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The Lunch Room: “Nutrition—It’s what we do!”

Amanda Su and Karen Wang

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Amateur food reviewers Amanda Su and Karen Wang, after tackling Persimmon Place and Homeroom Mac ‘n’ Cheese, take on their biggest challenge yet: The DV Lunch Room.

If you’re hungry during lunch time at Dougherty Valley, any local foodie will point you to Berkeley, then San Francisco, then Oakland, then maybe even the Safeway Plaza. But DV administration will kindly and gently redirect that finger to Dougherty’s one of own fine dining establishments: the Lunch Room and the Vending Machines. The Tribune has reviewed the classier of the two, the Lunch Room, to let you know if it’s worth it. Because you’re worth it.


Ambience and Service:

Upon entering the Lunch Room, customers are instantly greeted by the faint smell of sweat, blood, tears and battle, surrounded by state-of-the-art plastic brown wall decor and gray linoleum floors.

The process of purchasing one’s meal is tedious, but this is a result of the Lunch Room’s extraordinary success in attracting obsessed and devoted customers, some of whom never fail to take advantage of the Lunch Room’s kindness and generosity by storing 20 complimentary juice boxes in their pockets and bags and leaving the weak, the lonely and the ‘late’ with only milk.

The Lunch Room not only enjoys providing “healthy” meal options, but also healthy competition. In attempt to make Dougherty more fit, the Lunch Room upholds “survival of the fittest” as its motto, serving the quicker customers (tiny and nimble freshmen) and the tougher (aggressive seniors) who can get to front of the line first. Customers with other members of their ‘pack’ already towards the front of the lines are able to join them up higher in the food line and on the ‘food chain,’ as nature takes its course. After all, only those who fight — and fight dirty — can feed.

After purchasing their meals, customers are expected to seat themselves around octagonal plastic tables. Because circles are far too basic for the geometry-savvy Dougherty population. It is a bit difficult to get seats in the Lunch Room. However, there are unspoken “senior” citizen benefits, seeing as the Lunch Room tends to prioritize indoor seating for the “elderly” members of our community. Nonetheless, outdoor seating is available and often times forced, especially when customers attempt to sneakily buy their meals ‘to-go’ and eat them near their lockers in the comfort of their own homes and ‘buildings.’

The Lunch Room also takes extensive measures to ensure the safety, happiness and wellbeing of their customers. This can be seen through the extraordinarily helpful and friendly warning signs above microwaves stating “Food is very hot.” It really shows they care!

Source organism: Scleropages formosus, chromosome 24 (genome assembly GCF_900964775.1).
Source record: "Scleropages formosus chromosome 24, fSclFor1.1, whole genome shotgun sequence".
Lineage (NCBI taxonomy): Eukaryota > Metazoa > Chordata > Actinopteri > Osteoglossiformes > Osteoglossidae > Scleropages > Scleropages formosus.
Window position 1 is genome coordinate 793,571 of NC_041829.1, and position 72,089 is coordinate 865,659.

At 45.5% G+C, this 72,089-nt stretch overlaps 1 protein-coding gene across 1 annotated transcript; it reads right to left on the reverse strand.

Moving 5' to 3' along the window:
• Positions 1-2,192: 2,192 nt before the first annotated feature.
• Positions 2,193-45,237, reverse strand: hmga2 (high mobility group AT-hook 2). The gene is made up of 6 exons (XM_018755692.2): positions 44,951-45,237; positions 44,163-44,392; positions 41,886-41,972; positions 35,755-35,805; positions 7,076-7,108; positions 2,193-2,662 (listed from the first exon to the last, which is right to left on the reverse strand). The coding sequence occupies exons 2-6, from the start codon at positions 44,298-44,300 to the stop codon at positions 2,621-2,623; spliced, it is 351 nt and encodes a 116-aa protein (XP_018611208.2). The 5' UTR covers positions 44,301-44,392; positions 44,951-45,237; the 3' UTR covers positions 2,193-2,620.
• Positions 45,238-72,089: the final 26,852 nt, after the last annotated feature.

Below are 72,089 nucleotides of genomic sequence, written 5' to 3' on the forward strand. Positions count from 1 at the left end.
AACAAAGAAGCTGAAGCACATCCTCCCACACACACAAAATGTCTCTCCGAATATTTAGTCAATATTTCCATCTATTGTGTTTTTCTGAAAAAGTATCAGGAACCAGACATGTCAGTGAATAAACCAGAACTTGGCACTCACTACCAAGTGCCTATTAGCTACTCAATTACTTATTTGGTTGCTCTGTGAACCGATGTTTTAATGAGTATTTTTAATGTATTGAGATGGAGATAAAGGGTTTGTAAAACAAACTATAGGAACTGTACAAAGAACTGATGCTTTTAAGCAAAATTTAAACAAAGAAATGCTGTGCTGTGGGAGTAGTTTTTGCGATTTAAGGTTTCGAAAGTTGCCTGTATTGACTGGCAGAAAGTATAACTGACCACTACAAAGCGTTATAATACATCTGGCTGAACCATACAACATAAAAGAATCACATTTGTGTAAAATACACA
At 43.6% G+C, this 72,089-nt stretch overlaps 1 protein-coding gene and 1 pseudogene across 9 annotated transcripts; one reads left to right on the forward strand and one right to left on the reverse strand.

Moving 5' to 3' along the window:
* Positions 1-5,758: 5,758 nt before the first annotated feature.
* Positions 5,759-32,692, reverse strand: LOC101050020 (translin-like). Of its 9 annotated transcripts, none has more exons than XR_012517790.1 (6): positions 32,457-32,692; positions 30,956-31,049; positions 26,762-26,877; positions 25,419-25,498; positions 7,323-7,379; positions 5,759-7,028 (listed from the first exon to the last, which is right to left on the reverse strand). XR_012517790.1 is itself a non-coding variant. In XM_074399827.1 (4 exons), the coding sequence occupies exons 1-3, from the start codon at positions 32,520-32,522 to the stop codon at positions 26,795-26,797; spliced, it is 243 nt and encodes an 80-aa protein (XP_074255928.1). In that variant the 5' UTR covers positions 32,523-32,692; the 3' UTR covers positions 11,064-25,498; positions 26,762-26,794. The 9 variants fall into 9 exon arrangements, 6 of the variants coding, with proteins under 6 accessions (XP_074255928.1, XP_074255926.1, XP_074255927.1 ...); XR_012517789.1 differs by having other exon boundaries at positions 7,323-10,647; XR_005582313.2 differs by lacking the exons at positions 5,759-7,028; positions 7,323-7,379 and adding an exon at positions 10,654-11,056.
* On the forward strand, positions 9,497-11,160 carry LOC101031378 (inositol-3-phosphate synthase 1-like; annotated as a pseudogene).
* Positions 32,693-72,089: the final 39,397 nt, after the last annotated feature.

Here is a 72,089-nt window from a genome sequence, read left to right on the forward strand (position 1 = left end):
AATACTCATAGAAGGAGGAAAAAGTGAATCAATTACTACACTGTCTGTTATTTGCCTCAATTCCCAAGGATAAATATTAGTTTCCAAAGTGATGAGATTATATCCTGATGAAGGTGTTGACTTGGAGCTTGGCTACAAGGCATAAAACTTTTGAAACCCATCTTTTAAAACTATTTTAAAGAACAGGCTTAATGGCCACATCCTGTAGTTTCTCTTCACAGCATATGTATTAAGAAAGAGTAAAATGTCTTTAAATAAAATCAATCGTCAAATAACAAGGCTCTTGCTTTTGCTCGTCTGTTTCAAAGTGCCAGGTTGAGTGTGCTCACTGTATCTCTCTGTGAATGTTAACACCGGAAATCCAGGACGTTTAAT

Food:

The Lunch Room’s diverse menu caters to — and satisfies — many different interests.

There is the Amazing Wok, for those who want to connect directly to their Asian heritage through orange chicken and brown rice.

But the Lunch Room does not limit itself to the Asian dining experiences. Hamburgers (and veggie burgers!), which come with wedge chips and onion rings, offers customers the ultimate American experience, as well as a great deal. The bread on the hamburger buns takes perfectly moist to a new level: completely soggy. A drink and a meal in one!

Lastly, to prevent Dougherty students from being exposed to the horror (the horror!) of crust on their sandwiches, the Lunch Room offers Smuckers PB&J Uncrustables. The Lunch Room is truly a safe space.

While the Lunch Room’s everyday offerings are substantial, they also make a strong effort to spice things up with daily specials in the form of even more ethnic foods, in lieu of actually spicing things up (and seasoning their food). Such offerings include the coveted Chow Mein and Poblano Taquitos.

The Lunch Room also takes health very seriously. Any bread available is sure to be whole grain, which cancels out all the unwholesome things sandwiched in between.  As a side, the Lunch Room offers salad, which is great, but some serious portion control needs to take place. (A whole six pieces of lettuce!) The Lunch Room also forces students to take fruit, which is unfortunately impossible for students to finish due to generous portions of entrees. But, the Lunch Room’s fruit offerings are extremely versatile, so students can use the fruit to practice their hand-eye coordination by throwing it into the garbage cans or to decorate the floors of the 3000 building.


Price:

As previously reported in the Wildcat Tribune, this price of a lunch has risen from $4.00 in previous years to $4.75. It doesn’t matter if this is reasonable or not, because the Lunch Room only faces competition from its sister restaurant, the Vending Machines, which offers bags of 90 percent air and 10 percent Chex Mix for the highly inflated price of $1.75. So, for students seeking a better deal, the Lunch Room is the way to go (since they can’t just go home).


Tips:

  • Line too long? Just don’t go.
  • Mimic the freshmen and dash out of the classroom right when the bell rings, rolling backpacks blazing across the quad at the speed of light and everything. Conversely, mimic the seniors and just bulldoze your way to the front.
  • To prevent cutting, latch onto person in front of you in the line and never let go. If someone tries to cut in front of you, just hiss. Don’t even say anything. Just hiss.

 

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The official student news site of Dougherty Valley High School.
The Lunch Room: “Nutrition—It’s what we do!”